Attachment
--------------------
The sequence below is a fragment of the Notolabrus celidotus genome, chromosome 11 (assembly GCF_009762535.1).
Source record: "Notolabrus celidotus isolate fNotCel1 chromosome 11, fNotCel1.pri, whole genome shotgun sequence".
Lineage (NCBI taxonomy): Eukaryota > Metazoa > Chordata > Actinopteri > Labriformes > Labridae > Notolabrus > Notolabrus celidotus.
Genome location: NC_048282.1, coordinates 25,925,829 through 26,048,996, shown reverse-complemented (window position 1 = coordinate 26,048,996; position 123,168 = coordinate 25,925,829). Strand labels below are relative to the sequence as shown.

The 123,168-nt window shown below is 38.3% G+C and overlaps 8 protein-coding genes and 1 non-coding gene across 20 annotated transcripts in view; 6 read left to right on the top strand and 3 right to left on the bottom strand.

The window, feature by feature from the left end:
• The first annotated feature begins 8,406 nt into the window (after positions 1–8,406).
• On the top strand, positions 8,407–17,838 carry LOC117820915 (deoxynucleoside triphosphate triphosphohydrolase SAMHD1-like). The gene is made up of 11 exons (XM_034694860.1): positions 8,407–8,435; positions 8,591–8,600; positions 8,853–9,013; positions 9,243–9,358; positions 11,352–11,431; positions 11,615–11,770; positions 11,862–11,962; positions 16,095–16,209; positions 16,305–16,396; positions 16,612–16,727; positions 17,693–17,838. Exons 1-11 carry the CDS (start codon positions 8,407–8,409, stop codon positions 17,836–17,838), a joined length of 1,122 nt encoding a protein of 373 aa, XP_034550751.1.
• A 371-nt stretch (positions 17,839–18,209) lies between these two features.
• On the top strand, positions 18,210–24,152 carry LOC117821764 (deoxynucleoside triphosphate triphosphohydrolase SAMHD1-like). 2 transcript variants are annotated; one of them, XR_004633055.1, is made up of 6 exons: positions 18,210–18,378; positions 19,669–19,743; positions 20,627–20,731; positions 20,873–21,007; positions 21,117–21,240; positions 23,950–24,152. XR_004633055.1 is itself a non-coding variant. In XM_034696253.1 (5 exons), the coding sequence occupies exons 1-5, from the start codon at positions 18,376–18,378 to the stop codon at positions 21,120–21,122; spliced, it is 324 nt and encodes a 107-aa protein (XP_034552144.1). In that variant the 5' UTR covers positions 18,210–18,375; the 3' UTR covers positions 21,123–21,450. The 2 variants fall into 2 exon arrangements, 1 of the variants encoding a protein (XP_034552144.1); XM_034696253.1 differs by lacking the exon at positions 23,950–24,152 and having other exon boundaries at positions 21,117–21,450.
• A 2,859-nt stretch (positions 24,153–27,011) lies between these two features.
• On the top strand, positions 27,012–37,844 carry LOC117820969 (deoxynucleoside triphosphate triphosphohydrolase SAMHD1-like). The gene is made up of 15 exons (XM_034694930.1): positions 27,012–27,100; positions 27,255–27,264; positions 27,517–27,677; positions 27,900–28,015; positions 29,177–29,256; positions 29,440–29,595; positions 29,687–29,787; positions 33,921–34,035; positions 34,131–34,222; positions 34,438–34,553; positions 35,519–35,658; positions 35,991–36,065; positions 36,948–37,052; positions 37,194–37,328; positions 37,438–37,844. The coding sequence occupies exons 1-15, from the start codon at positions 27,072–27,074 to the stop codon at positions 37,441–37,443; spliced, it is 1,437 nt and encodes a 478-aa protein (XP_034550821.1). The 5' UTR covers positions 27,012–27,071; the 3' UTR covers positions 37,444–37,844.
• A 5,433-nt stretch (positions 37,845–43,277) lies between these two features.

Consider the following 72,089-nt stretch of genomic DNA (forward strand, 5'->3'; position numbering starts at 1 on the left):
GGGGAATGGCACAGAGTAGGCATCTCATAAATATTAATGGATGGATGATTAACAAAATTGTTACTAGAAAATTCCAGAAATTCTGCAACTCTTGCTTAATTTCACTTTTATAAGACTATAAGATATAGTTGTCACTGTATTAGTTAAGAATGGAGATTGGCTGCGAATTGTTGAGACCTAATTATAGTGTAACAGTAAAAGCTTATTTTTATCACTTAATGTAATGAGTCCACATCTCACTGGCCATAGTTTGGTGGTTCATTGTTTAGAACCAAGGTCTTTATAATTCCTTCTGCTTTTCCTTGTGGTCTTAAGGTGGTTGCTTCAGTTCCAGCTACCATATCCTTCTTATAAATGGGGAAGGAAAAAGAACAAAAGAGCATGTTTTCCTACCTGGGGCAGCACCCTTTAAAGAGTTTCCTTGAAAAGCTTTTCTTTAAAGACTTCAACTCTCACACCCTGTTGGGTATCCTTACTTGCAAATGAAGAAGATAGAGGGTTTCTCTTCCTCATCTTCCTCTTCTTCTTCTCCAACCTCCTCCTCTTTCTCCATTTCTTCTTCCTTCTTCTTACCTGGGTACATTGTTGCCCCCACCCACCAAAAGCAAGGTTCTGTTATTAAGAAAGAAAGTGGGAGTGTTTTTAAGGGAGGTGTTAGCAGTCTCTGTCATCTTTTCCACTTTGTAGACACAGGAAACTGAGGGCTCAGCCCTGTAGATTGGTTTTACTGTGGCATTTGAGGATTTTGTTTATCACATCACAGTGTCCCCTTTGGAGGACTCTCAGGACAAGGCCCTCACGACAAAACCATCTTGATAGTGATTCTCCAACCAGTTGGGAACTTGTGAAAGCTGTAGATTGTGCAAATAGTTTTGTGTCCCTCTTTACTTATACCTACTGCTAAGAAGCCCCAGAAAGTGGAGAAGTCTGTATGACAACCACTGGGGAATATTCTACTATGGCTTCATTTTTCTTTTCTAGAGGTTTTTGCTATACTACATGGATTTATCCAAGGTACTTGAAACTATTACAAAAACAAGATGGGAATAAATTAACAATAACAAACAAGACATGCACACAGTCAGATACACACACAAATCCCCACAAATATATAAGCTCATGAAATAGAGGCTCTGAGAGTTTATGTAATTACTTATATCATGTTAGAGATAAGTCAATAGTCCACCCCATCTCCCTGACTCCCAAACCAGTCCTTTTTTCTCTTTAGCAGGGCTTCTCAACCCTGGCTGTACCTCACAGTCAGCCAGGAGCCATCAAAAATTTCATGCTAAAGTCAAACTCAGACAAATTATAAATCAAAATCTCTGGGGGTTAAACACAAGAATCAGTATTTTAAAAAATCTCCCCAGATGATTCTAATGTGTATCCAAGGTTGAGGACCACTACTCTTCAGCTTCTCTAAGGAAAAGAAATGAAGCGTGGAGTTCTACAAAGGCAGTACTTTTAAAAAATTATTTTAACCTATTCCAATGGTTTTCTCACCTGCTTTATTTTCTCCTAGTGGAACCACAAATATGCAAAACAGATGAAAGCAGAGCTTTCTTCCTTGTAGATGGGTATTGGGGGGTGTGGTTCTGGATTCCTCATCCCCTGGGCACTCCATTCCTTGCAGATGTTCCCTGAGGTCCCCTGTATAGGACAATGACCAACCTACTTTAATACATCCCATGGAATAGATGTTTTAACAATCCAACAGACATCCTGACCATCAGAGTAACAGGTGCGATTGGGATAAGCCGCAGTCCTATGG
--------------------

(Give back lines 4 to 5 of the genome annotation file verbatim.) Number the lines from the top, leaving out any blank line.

Genome location: NC_048282.1, coordinates 25,925,829 through 26,048,996, shown reverse-complemented (window position 1 = coordinate 26,048,996; position 123,168 = coordinate 25,925,829). Strand labels below are relative to the sequence as shown.

The 123,168-nt window shown below is 38.3% G+C and overlaps 8 protein-coding genes and 1 non-coding gene across 20 annotated transcripts in view; 6 read left to right on the top strand and 3 right to left on the bottom strand.